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Jack Williams
September 15, 2000
House Concert: Cedar Stage Productions
Mt. Sinai, NY

I was not familiar with the music of Jack Williams before this concert. Ralph DiGennaro, Music Matters writer and presenter of this concert had fallen head over heals for him since hearing his first two albums. I listened to Across the Winterline in the car on the way to the concert and immediately went from being curious about my colleague’s obsession for this performer to a certainty that this was going to be an outstanding concert. I heard an extraordinary guitar player of eclectic influences and a voice with a roadmap of dues paying miles on it. The songs, even on first listen, reveal a narrative depth similar to the best southern short stories, but and better yet, the lyrics, melodies and deft picking compliment each other seamlessly. We walked past Williams’ wheels on the way in, another good sign—a van made up to serve as traveling living quarters for an itinerant musician. We sat outside in the cool of a perfect autumn evening on a cedar deck that blends into a beautiful garden.

The show opened with a three-song set by James O’Malley, a seasoned local performer who was joined by a subtly talented harmonica player. He sang a gem of a song about a swampy night jaunt with his brother that turns harrowing. Williams came out and stood in the doorway, clearly enjoying the tune. He was then introduced to an audience who with few exceptions, knew nothing of his music and in many cases little of his genre. It took him less than a song to enrapture the audience. The guitarists in the audience were treated to an up-close view of a man who can make his instrument speak in a variety of musical styles, from intricate classical to sweet jazz, to bluesy rock and roll. He’s a guitarist with at least two or three brains to handle rhythm, base runs, picked chords and melody (I guess that’s four!). The places that are worn through the finish on the guitar have paid the price for his flawless technique. The singing reminds me of Pierce Pettis, with a softness that stretches to a wonderful tension when the emotions of the lyrics run strong.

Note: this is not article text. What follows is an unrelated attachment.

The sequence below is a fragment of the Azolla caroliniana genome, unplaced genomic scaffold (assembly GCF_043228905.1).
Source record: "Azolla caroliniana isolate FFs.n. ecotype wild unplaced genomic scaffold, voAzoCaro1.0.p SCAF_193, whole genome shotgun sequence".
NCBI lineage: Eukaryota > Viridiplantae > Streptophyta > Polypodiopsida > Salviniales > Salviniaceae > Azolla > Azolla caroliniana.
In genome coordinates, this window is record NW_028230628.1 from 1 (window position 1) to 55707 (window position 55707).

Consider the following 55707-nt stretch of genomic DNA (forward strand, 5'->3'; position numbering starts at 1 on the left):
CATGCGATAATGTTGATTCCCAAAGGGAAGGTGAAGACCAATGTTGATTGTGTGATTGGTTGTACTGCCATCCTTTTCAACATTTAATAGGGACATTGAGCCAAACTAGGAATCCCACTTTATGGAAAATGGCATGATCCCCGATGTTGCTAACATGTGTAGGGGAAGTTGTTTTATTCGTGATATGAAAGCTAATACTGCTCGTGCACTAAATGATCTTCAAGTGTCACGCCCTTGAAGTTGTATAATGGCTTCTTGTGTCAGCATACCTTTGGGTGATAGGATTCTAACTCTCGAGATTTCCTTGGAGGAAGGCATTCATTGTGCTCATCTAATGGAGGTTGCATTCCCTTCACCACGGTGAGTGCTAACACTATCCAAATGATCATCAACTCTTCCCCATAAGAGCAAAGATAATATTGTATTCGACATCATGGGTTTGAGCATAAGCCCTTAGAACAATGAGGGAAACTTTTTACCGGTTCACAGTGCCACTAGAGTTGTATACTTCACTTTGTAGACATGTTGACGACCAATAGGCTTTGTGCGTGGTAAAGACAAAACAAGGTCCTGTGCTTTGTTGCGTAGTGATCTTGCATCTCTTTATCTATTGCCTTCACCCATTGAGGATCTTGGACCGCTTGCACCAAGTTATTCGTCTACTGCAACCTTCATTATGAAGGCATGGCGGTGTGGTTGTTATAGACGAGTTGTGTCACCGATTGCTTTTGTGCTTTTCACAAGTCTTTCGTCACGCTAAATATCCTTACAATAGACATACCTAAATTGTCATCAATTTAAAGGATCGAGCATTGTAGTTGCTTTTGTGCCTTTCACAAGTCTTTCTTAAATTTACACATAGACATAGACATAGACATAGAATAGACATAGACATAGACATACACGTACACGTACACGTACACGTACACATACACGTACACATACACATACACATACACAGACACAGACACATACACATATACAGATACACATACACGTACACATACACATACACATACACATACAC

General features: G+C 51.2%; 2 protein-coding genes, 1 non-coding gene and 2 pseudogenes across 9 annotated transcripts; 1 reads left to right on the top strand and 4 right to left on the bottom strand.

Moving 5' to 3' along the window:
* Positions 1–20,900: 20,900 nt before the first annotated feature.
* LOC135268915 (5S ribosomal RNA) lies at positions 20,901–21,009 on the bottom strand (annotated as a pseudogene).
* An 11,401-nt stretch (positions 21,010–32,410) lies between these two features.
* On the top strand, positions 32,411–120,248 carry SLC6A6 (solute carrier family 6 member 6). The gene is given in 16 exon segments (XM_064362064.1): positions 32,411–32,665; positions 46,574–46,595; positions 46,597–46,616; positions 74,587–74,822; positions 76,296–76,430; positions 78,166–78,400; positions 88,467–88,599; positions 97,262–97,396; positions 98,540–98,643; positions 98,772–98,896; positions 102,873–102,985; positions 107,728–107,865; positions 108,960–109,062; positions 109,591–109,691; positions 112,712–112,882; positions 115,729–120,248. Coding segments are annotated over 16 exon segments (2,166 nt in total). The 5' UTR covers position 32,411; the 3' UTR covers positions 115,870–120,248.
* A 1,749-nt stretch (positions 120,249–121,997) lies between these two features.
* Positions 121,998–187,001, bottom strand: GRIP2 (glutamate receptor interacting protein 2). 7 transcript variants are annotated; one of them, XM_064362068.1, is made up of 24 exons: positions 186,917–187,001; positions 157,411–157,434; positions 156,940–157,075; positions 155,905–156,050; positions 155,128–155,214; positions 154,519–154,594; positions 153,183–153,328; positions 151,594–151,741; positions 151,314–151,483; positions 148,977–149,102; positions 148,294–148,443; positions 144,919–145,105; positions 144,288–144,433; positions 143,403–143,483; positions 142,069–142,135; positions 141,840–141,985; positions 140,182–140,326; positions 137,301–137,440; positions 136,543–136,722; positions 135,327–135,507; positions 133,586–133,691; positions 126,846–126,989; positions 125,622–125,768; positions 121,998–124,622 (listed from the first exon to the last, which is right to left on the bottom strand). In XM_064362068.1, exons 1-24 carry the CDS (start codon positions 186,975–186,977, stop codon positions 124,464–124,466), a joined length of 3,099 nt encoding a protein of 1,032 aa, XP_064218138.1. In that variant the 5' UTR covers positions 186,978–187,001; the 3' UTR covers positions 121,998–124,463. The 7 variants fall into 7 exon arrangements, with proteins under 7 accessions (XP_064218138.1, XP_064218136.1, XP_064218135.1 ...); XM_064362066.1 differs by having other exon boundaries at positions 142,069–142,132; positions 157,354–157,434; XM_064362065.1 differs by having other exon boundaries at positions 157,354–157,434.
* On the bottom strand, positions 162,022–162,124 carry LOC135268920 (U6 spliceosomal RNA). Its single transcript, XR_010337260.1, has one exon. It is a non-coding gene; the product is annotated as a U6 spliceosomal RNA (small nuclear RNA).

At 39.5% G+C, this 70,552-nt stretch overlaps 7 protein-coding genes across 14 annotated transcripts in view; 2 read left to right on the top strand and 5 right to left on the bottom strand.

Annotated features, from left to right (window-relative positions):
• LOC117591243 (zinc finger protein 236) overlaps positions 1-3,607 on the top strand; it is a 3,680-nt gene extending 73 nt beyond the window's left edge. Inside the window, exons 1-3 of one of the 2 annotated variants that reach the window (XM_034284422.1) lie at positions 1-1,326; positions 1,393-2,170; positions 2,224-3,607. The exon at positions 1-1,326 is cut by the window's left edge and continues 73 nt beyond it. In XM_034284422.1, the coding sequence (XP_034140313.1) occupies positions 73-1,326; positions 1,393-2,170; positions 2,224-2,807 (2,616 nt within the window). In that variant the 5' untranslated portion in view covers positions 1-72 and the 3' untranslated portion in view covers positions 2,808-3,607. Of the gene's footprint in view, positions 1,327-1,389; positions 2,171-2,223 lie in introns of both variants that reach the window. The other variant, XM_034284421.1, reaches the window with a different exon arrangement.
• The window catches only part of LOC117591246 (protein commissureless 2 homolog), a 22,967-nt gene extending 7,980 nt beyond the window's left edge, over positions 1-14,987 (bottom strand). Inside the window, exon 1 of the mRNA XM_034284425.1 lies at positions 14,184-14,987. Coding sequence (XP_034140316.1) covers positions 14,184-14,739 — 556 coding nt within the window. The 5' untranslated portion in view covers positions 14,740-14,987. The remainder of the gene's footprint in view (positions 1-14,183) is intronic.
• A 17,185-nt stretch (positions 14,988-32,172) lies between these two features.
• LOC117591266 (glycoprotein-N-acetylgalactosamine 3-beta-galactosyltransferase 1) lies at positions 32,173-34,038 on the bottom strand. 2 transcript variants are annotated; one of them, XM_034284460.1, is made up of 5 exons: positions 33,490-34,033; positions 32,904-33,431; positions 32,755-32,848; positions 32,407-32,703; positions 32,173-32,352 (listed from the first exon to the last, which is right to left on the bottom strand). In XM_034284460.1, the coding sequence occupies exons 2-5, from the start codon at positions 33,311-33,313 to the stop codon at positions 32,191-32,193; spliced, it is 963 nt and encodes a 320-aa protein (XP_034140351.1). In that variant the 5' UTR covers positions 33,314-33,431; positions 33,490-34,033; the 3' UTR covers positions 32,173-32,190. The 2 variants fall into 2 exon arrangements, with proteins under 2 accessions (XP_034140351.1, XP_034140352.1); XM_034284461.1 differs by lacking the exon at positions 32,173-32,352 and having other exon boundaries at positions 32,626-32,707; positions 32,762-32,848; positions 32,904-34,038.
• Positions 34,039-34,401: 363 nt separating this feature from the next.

In the course of the show, Williams lets you know who he is and where he is from. The songs are powerful without explanation, but Williams’ autobiographical elucidation between songs draws one closer to the performer and his songs. We learn that he was an Army brat, moving from town to town—too fast to make lasting friends. His hometown of Columbia, South Carolina is a source of stories and characters. We find that he draws much inspiration from the poetry of James Dickey, among others. It is clear that he loves playing music more than anything in the world as he falls under the spell of his own songs. At the intermission when I asked him about the influences on his diverse guitar styles, he spoke of years of playing in a variety of bands, even blowing some horn in a jazz band. His tastes run from jazz to real rock and country to classical—he urged me to check out Brahms Fifth Symphony.

The evening was a wonderful discovery, not only of an artist, but of the people in his life—his mother, father, the nanny he never properly thanked for being there, the poets and the people of his hometown. Like the troubadours of old, his fame is among those who have been within the sound of his voice. Happily I now number among this select and lucky group. —Mike Devlin

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